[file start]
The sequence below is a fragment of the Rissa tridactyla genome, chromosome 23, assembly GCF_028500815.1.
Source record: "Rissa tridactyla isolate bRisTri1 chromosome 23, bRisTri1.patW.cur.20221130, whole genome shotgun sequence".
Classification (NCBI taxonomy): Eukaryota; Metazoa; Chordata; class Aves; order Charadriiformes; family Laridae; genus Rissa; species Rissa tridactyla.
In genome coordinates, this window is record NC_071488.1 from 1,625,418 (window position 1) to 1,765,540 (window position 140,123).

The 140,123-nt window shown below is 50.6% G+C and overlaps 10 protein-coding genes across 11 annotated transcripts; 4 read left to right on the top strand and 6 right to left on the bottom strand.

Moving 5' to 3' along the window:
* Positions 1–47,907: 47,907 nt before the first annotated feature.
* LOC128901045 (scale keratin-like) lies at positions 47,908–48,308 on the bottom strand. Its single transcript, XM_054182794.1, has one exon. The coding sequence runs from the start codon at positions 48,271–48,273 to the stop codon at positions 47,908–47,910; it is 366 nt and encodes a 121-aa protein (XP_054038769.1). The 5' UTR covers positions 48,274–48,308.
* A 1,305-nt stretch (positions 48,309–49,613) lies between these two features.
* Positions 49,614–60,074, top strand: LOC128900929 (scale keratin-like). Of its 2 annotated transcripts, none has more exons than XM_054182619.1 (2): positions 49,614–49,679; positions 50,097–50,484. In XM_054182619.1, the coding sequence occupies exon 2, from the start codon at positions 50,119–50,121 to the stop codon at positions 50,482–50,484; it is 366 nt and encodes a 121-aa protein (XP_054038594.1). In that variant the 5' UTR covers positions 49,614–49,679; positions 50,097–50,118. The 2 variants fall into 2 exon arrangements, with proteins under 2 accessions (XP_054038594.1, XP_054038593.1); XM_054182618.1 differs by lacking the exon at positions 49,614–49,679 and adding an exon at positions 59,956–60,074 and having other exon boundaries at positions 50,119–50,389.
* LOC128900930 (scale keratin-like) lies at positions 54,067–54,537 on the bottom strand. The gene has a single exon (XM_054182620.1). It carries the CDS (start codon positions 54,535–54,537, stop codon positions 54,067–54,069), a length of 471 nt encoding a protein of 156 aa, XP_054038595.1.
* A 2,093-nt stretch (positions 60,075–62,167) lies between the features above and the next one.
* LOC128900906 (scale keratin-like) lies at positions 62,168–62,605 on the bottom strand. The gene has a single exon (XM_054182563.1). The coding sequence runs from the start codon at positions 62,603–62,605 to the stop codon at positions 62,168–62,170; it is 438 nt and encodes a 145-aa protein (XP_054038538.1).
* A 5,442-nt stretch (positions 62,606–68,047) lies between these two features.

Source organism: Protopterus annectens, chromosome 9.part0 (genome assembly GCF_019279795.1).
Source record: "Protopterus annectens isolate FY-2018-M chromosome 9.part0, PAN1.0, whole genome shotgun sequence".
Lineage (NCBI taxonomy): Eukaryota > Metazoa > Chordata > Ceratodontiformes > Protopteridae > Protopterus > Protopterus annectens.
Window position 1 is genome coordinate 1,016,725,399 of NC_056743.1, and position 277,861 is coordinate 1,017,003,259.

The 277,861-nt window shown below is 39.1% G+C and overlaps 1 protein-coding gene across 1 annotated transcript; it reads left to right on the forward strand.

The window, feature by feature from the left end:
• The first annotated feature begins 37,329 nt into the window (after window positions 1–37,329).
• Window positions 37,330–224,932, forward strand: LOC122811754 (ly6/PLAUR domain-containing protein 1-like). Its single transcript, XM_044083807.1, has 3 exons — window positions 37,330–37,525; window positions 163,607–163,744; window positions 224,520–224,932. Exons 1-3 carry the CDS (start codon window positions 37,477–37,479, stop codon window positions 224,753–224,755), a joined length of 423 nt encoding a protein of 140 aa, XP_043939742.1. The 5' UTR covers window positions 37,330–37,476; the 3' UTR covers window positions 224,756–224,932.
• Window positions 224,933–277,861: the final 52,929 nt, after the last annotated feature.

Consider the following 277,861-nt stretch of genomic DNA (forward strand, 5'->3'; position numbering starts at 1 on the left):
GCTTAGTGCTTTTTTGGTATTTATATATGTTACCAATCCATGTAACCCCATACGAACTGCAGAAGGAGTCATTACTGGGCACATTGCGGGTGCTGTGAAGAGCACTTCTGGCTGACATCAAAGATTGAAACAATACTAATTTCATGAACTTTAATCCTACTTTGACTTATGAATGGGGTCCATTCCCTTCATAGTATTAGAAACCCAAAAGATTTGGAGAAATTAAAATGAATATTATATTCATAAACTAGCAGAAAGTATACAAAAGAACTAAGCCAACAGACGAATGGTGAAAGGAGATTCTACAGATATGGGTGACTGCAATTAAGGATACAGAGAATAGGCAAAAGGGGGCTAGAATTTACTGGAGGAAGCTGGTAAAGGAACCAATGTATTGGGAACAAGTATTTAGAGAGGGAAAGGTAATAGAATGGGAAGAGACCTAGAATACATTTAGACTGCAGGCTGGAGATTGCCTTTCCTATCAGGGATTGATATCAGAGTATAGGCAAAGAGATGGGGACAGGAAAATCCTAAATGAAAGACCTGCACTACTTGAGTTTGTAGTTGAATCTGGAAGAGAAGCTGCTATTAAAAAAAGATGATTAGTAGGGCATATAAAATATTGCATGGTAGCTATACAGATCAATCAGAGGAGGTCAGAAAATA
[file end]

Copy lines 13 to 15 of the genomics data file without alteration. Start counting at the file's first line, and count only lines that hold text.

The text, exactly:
* LOC128900906 (scale keratin-like) lies at positions 62,168–62,605 on the bottom strand. The gene has a single exon (XM_054182563.1). The coding sequence runs from the start codon at positions 62,603–62,605 to the stop codon at positions 62,168–62,170; it is 438 nt and encodes a 145-aa protein (XP_054038538.1).
* A 5,442-nt stretch (positions 62,606–68,047) lies between these two features.

Source organism: Protopterus annectens, chromosome 9.part0 (genome assembly GCF_019279795.1).